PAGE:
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Former Chief Counsel to January 6th Committee Joins Institute for Public Leadership as Public Service Fellow

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M at Riggs
headshot of Kristin Amerling
Photo by Martha Stewart

Kristin Amerling, the former chief counsel to the House Select Committee investigating the January 6th attack on the U.S. Capitol, will bring her expertise to the Institute for Public Leadership (IPL) as its inaugural public service fellow. Amerling will teach a class this fall, PLCY388M Congressional Investigations and Democratic Governance, at the School of Public Policy.

“We’re so fortunate to have Kristin join IPL,” shared IPL Director John Ronquillo. “Her unique position in that historical moment of oversight and accountability on the Hill will give students keen insights into the integrity and ethics we hope they’ll instill in their own leadership styles.”

We connected with Amerling to learn more about her congressional oversight experience, her approach in the classroom and her advice for aspiring public servants.

Given your extensive experience in congressional oversight, what do you see as the most crucial elements in ensuring effective and ethical investigations?

A foundational component of congressional oversight is commitment to the facts. I believe effective and ethical government oversight work shares a lot in common with quality journalism, as both place a premium on factual accuracy. For that reason, principles that guide journalistic fact-checking can also serve as valuable guideposts for congressional investigators, such as commitment to fairness and non-partisanship, transparency where possible about sources and methodologies, and acknowledgment of error when that occurs.

Your upcoming class, "PLCY388M Congressional Investigations and Democratic Governance," has already piqued the interest of many students. How do you plan to structure the course, and what insights can students expect to gain from it?

The course introduces students to the purpose and practice of congressional oversight. It will include readings covering the purposes of congressional oversight and the reach and limits of congressional oversight powers. Class discussions will frame these issues with video excerpts and anecdotes from high-profile investigations including the work of the House Select Committee to Investigate the January 6th Attack on the United States Capitol. Classroom work also will emphasize exercises where students tackle oversight challenges by playing the role of congressional investigators.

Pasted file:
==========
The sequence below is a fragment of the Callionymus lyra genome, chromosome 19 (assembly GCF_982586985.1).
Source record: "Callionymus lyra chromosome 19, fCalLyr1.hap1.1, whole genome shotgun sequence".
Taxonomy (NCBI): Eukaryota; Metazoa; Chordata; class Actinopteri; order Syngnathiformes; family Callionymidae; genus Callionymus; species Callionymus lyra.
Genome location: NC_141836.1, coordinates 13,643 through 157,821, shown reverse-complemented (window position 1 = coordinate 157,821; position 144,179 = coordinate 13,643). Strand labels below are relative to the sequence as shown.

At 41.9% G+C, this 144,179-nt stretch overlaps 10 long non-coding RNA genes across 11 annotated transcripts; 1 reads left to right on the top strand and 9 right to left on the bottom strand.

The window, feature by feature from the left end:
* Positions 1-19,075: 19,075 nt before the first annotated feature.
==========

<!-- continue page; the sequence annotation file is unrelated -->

As someone who has navigated both the executive and legislative branches, what strategies have you found most effective in promoting transparency and accountability in government operations?

Investigative strategies vary depending on the specific goal of the inquiry and facts relating to it. However, one approach that often proves successful is to identify specific individuals responsible for overseeing or implementing the policy at issue and demand public testimony. While written responses to Congress from government agencies can be constructive, a public conversation often may yield information and accountability that may be missing from carefully crafted letters. Setting a hearing or deposition date also may provide impetus for government agencies to produce relevant documents. Beyond the power of compelling witness testimony, a commitment to fairness and factual accuracy is a cornerstone of any credible effort to promote transparency and accountability.

Throughout your career, you've been involved in a variety of high-profile investigations, ranging from the Hurricane Katrina response to the 2008 financial crisis. Can you talk about a particularly challenging career experience that has shaped your approach to public service ethics?

When I started my work as an investigative counsel, I was on the staff of Rep. Henry Waxman, who was then serving as the ranking minority member of the House Committee on Government Reform and Oversight (now called the House Committee on Oversight and Accountability). Although the minority party on a committee does not have the power to issue subpoenas or hold hearings, Rep. Waxman nonetheless directed investigative staff to use tools that were available to examine issues he prioritized. 

Over the next few years, the Committee minority conducted a series of successful investigations, using publicly available information and research involving voluntary sources, to produce reports, letters, and other public briefings that generated public interest and spurred legislative change. For example, the Committee minority issued dozens of district-specific reports comparing drug prices in a district to lower costs in England and Canada, and comparing the costs of drugs used on humans with the lower costs of the same drugs used in veterinary practices. These efforts provided an important lesson for me that I want to share with students: staying focused on the possibilities offered by the tools you have rather than the limitations you face can lead to creative, constructive results.

What advice would you offer to students aspiring to make meaningful contributions to public service?

We live in a time when dysfunction and rancor in government is amplified on multiple media platforms while successful day-to-day efforts by civil servants and elected officials to collaborate and advance policies often receive little attention. Even in this environment, government positions offer tremendous opportunities for satisfying, deeply rewarding work that makes a positive impact on people’s lives.

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